Tigers Acquire Anthony Gose

Clip art illustration of a Cartoon Tiger with a Missing Tooth

It’s unclear what the end game is with respect to the newest Tiger, Anthony Gose. He can play a terrific center field and run the bases well, which is exactly the kind of player for which I’ve been pining all offseason, but he’s also a virtual zero at the plate.

He projects for an 81 wRC+ in 2015 to go with his career 75 wRC+. It’s a tiny MLB sample, but he hasn’t hit lefties and is considerably below average against righties. In the minors, he was passable against righties and worse than that against lefties. You can imagine a scenario in which his offense won’t be a disaster, but the upside isn’t there at all. If you’re dreaming of a league average bat, you’re probably going to be disappointed.

To some extent and if used properly, that’s okay. Gose could potentially be a +15 CF and a +5 base runner. With numbers like that, you can live with a wOBA in the .290 range, but that’s asking him to be one of the best defensive outfielders in the game while hitting at his career and projected line.

The scouting reports on his defense and base running are very positive but there’s simply no way for him to contribute as a starter if those things are anything short of superlative. Someone like Peter Bourjos (a player I’ve identified as a target) is a better hitter and has a longer track record of sterling defensive work, but you can’t get Bourjos for Gose prices.

In reality, if your choice is between Gose and Devon Travis, the player the Tigers dealt, for 2015, Gose is an easy call. He’s the better player right now, he’s healthy, and he plays a position the Tigers need. That part is easy. Would you rather have Travis long term? Perhaps, but he only stands out because of the barren farm system. Some people will hype his prospect status in the aftermath of the deal, but he’s just another middle infielder the Tigers can afford to lose.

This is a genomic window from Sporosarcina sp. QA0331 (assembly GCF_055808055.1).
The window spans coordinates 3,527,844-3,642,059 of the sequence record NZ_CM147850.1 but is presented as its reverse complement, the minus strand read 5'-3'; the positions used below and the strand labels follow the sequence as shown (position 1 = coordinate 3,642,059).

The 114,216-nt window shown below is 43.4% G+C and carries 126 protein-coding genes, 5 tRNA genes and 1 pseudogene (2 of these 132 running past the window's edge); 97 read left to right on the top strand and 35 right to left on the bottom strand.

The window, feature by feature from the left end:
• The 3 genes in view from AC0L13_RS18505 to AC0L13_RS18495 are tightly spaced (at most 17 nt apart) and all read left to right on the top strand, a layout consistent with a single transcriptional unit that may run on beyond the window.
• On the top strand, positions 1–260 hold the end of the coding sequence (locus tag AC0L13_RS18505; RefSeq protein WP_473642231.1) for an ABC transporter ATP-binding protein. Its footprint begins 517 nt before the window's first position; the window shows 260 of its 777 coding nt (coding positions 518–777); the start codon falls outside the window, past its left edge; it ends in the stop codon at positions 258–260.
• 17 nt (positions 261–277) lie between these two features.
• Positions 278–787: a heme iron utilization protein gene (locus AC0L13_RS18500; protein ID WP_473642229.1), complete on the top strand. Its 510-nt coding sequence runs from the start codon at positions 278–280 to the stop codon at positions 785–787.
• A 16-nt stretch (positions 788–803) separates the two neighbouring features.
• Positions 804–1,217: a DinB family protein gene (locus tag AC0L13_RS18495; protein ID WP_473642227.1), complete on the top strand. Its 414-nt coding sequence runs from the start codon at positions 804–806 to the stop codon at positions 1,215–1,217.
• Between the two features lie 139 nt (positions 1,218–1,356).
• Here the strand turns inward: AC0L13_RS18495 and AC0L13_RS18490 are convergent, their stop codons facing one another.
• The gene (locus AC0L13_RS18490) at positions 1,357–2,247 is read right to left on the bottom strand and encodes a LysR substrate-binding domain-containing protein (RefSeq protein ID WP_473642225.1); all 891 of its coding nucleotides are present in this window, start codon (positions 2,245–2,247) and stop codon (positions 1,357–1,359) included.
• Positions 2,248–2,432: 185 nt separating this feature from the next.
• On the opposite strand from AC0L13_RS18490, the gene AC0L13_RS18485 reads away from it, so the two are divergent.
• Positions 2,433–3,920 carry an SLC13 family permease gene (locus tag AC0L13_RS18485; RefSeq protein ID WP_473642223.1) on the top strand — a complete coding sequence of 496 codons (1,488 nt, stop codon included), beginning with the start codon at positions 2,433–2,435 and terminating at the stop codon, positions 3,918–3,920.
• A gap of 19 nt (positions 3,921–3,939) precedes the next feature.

The real concern with this trade is that it’s a half measure. Gose can pick it in center, but there’s not enough bat there to go into the regular season with Davis-Gose-Martinez. This outfield is still at least one man short, and it needs to be a man who can legitimately hit. If you’re going to run a NEW GUY-Gose-Martinez vs RHP and NEW GUY-Davis-Martinez vs LHP platoon, that might work, but the new guy needs to be a really strong player.

On balance, a fine move, but they didn’t acquire anything more than a fringe regular. There’s still a lot more work to be done.

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4 responses

  1. To me, the real issue with this deal is that we traded the guy who is supposed to be our best prospect for a guy we know can’t hit at anything resembling a major league level, and it was actually a fair trade. What a pathetic commentary on our farm system! We could have really used that #1 pick that would have come with letting Victor go.

    1. Travis isn’t the Tigers best prospect. I don’t know anyone outside of Baseball America who shared that view

      1. OK, then. Who is the Tigers’ best prospect? And could you get much more than Gose for him?

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